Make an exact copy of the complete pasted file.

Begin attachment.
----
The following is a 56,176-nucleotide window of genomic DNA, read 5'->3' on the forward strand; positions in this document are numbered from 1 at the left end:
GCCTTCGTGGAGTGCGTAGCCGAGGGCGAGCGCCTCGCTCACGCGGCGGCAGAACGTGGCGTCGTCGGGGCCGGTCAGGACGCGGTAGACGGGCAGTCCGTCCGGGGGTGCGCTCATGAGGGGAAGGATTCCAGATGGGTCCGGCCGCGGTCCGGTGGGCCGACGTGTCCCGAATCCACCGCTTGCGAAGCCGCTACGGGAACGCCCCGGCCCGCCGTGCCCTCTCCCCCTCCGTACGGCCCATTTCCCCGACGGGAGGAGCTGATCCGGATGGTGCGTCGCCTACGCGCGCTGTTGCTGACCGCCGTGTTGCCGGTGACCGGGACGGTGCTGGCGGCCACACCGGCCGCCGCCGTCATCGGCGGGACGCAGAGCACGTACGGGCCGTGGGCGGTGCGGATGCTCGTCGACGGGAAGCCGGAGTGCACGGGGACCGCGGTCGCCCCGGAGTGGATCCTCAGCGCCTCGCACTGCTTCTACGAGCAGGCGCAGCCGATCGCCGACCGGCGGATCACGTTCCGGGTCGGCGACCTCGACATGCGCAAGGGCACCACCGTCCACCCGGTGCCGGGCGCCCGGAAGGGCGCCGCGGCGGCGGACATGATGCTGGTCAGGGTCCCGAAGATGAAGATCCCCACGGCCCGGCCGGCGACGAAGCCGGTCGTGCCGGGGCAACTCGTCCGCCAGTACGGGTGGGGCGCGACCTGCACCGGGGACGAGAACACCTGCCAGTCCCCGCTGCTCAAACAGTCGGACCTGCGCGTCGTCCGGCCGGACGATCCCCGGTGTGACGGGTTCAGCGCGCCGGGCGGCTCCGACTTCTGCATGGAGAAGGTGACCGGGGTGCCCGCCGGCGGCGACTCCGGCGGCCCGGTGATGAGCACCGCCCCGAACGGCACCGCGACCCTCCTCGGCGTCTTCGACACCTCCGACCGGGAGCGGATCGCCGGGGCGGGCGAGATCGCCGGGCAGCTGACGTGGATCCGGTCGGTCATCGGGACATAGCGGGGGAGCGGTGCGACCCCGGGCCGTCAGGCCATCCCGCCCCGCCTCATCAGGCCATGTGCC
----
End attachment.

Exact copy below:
The following is a 56,176-nucleotide window of genomic DNA, read 5'->3' on the forward strand; positions in this document are numbered from 1 at the left end:
GCCTTCGTGGAGTGCGTAGCCGAGGGCGAGCGCCTCGCTCACGCGGCGGCAGAACGTGGCGTCGTCGGGGCCGGTCAGGACGCGGTAGACGGGCAGTCCGTCCGGGGGTGCGCTCATGAGGGGAAGGATTCCAGATGGGTCCGGCCGCGGTCCGGTGGGCCGACGTGTCCCGAATCCACCGCTTGCGAAGCCGCTACGGGAACGCCCCGGCCCGCCGTGCCCTCTCCCCCTCCGTACGGCCCATTTCCCCGACGGGAGGAGCTGATCCGGATGGTGCGTCGCCTACGCGCGCTGTTGCTGACCGCCGTGTTGCCGGTGACCGGGACGGTGCTGGCGGCCACACCGGCCGCCGCCGTCATCGGCGGGACGCAGAGCACGTACGGGCCGTGGGCGGTGCGGATGCTCGTCGACGGGAAGCCGGAGTGCACGGGGACCGCGGTCGCCCCGGAGTGGATCCTCAGCGCCTCGCACTGCTTCTACGAGCAGGCGCAGCCGATCGCCGACCGGCGGATCACGTTCCGGGTCGGCGACCTCGACATGCGCAAGGGCACCACCGTCCACCCGGTGCCGGGCGCCCGGAAGGGCGCCGCGGCGGCGGACATGATGCTGGTCAGGGTCCCGAAGATGAAGATCCCCACGGCCCGGCCGGCGACGAAGCCGGTCGTGCCGGGGCAACTCGTCCGCCAGTACGGGTGGGGCGCGACCTGCACCGGGGACGAGAACACCTGCCAGTCCCCGCTGCTCAAACAGTCGGACCTGCGCGTCGTCCGGCCGGACGATCCCCGGTGTGACGGGTTCAGCGCGCCGGGCGGCTCCGACTTCTGCATGGAGAAGGTGACCGGGGTGCCCGCCGGCGGCGACTCCGGCGGCCCGGTGATGAGCACCGCCCCGAACGGCACCGCGACCCTCCTCGGCGTCTTCGACACCTCCGACCGGGAGCGGATCGCCGGGGCGGGCGAGATCGCCGGGCAGCTGACGTGGATCCGGTCGGTCATCGGGACATAGCGGGGGAGCGGTGCGACCCCGGGCCGTCAGGCCATCCCGCCCCGCCTCATCAGGCCATGTGCC